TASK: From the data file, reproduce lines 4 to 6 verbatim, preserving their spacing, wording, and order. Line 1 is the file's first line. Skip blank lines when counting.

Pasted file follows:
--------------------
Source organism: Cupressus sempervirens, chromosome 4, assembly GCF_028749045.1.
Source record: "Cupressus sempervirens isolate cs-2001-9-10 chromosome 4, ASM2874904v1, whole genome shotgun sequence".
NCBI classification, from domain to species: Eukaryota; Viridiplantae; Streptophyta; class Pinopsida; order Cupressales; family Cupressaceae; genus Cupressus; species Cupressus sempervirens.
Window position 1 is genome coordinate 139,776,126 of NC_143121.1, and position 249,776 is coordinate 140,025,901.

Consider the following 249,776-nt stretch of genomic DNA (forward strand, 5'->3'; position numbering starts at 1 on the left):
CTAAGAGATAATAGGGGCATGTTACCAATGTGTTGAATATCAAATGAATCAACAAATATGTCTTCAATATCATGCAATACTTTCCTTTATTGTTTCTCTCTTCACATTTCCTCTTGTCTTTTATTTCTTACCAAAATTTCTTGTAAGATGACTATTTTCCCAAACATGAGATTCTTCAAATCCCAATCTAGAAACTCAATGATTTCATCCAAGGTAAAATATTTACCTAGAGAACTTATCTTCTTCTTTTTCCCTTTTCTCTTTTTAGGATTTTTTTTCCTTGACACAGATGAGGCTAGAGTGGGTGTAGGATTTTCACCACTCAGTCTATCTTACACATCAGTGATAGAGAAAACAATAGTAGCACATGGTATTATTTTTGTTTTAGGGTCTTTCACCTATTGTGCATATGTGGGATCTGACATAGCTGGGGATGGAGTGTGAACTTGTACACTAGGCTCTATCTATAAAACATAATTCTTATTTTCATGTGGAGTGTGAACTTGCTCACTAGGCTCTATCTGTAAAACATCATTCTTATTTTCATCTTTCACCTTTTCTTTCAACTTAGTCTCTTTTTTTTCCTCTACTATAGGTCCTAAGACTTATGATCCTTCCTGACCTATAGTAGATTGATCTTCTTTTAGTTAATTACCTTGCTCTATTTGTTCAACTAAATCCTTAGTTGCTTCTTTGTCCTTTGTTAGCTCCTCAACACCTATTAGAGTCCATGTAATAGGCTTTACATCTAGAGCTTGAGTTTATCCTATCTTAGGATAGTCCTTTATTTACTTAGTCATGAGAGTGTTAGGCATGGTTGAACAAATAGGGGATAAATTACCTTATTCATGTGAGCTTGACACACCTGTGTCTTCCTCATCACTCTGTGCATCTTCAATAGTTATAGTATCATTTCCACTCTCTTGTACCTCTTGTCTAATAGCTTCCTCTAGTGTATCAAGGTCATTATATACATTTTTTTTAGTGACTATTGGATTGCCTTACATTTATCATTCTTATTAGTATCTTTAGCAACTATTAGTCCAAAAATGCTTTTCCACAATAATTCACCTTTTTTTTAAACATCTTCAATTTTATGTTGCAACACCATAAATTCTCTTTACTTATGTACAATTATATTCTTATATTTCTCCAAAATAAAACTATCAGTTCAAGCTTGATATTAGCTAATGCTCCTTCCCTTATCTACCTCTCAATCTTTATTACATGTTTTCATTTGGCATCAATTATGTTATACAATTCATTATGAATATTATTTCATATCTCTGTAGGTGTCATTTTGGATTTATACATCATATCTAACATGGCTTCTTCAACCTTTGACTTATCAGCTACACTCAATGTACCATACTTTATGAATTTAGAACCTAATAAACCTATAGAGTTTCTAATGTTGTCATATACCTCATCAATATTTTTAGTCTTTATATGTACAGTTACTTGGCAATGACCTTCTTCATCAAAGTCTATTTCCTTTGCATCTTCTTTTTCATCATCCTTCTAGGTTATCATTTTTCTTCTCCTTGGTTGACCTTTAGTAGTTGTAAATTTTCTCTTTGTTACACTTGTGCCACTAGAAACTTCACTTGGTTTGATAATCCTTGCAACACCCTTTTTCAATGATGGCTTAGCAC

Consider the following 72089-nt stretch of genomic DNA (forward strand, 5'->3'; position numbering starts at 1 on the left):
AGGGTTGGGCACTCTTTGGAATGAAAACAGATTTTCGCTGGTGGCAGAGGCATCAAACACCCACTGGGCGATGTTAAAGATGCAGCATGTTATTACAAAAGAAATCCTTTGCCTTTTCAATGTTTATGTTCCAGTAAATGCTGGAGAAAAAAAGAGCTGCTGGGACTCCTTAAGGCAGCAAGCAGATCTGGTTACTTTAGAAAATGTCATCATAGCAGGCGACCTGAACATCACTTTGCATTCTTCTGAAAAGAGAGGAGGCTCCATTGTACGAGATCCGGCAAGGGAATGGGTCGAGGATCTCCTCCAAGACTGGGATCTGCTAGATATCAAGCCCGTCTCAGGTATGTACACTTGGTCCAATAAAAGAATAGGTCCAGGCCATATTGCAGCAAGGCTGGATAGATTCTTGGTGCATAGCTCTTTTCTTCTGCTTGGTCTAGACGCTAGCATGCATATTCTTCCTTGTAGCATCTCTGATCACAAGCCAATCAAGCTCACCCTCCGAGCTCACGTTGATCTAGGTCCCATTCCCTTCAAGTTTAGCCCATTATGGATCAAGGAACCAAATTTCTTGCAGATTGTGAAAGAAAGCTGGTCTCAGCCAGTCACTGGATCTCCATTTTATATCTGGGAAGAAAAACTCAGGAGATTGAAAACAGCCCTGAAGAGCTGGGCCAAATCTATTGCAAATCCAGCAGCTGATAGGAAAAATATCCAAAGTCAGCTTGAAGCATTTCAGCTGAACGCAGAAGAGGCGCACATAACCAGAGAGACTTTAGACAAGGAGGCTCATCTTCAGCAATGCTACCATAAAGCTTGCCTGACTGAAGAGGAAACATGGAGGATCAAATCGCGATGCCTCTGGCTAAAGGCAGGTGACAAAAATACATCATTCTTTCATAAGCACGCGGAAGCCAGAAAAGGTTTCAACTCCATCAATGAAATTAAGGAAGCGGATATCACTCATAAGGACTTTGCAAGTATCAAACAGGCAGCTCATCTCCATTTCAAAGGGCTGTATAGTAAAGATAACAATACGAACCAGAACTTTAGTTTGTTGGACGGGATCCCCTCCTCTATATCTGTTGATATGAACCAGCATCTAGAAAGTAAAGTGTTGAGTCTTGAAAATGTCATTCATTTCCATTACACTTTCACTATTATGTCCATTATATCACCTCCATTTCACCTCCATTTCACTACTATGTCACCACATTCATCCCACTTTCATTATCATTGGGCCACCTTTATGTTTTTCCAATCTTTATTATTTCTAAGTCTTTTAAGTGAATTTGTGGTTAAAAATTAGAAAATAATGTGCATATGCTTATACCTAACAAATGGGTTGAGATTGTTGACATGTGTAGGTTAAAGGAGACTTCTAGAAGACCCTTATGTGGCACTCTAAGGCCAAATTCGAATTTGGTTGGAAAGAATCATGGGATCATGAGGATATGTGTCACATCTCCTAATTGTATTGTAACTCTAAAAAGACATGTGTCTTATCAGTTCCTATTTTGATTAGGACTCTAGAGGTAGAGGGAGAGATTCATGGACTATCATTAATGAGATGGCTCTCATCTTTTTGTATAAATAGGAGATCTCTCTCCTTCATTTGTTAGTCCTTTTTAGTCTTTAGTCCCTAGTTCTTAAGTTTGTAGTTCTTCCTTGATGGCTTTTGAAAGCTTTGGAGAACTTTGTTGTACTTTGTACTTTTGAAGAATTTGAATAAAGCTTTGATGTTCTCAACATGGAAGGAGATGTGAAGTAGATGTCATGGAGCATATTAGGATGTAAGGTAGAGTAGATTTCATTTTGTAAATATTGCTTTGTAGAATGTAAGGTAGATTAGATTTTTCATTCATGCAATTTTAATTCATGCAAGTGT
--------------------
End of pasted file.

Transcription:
Window position 1 is genome coordinate 139,776,126 of NC_143121.1, and position 249,776 is coordinate 140,025,901.

Consider the following 249,776-nt stretch of genomic DNA (forward strand, 5'->3'; position numbering starts at 1 on the left):
CTAAGAGATAATAGGGGCATGTTACCAATGTGTTGAATATCAAATGAATCAACAAATATGTCTTCAATATCATGCAATACTTTCCTTTATTGTTTCTCTCTTCACATTTCCTCTTGTCTTTTATTTCTTACCAAAATTTCTTGTAAGATGACTATTTTCCCAAACATGAGATTCTTCAAATCCCAATCTAGAAACTCAATGATTTCATCCAAGGTAAAATATTTACCTAGAGAACTTATCTTCTTCTTTTTCCCTTTTCTCTTTTTAGGATTTTTTTTCCTTGACACAGATGAGGCTAGAGTGGGTGTAGGATTTTCACCACTCAGTCTATCTTACACATCAGTGATAGAGAAAACAATAGTAGCACATGGTATTATTTTTGTTTTAGGGTCTTTCACCTATTGTGCATATGTGGGATCTGACATAGCTGGGGATGGAGTGTGAACTTGTACACTAGGCTCTATCTATAAAACATAATTCTTATTTTCATGTGGAGTGTGAACTTGCTCACTAGGCTCTATCTGTAAAACATCATTCTTATTTTCATCTTTCACCTTTTCTTTCAACTTAGTCTCTTTTTTTTCCTCTACTATAGGTCCTAAGACTTATGATCCTTCCTGACCTATAGTAGATTGATCTTCTTTTAGTTAATTACCTTGCTCTATTTGTTCAACTAAATCCTTAGTTGCTTCTTTGTCCTTTGTTAGCTCCTCAACACCTATTAGAGTCCATGTAATAGGCTTTACATCTAGAGCTTGAGTTTATCCTATCTTAGGATAGTCCTTTATTTACTTAGTCATGAGAGTGTTAGGCATGGTTGAACAAATAGGGGATAAATTACCTTATTCATGTGAGCTTGACACACCTGTGTCTTCCTCATCACTCTGTGCATCTTCAATAGTTATAGTATCATTTCCACTCTCTTGTACCTCTTGTCTAATAGCTTCCTCTAGTGTATCAAGGTCATTATATACATTTTTTTTAGTGACTATTGGATTGCCTTACATTTATCATTCTTATTAGTATCTTTAGCAACTATTAGTCCAAAAATGCTTTTCCACAATAATTCACCTTTTTTTTAAACATCTTCAATTTTATGTTGCAACACCATAAATTCTCTTTACTTATGTACAATTATATTCTTATATTTCTCCAAAATAAAACTATCAGTTCAAGCTTGATATTAGCTAATGCTCCTTCCCTTATCTACCTCTCAATCTTTATTACATGTTTTCATTTGGCATCAATTATGTTATACAATTCATTATGAATATTATTTCATATCTCTGTAGGTGTCATTTTGGATTTATACATCATATCTAACATGGCTTCTTCAACCTTTGACTTATCAGCTACACTCAATGTACCATACTTTATGAATTTAGAACCTAATAAACCTATAGAGTTTCTAATGTTGTCATATACCTCATCAATATTTTTAGTCTTTATATGTACAGTTACTTGGCAATGACCTTCTTCATCAAAGTCTATTTCCTTTGCATCTTCTTTTTCATCATCCTTCTAGGTTATCATTTTTCTTCTCCTTGGTTGACCTTTAGTAGTTGTAAATTTTCTCTTTGTTACACTTGTGCCACTAGAAACTTCACTTGGTTTGATAATCCTTGCAACACCCTTTTTCAATGATGGCTTAGCAC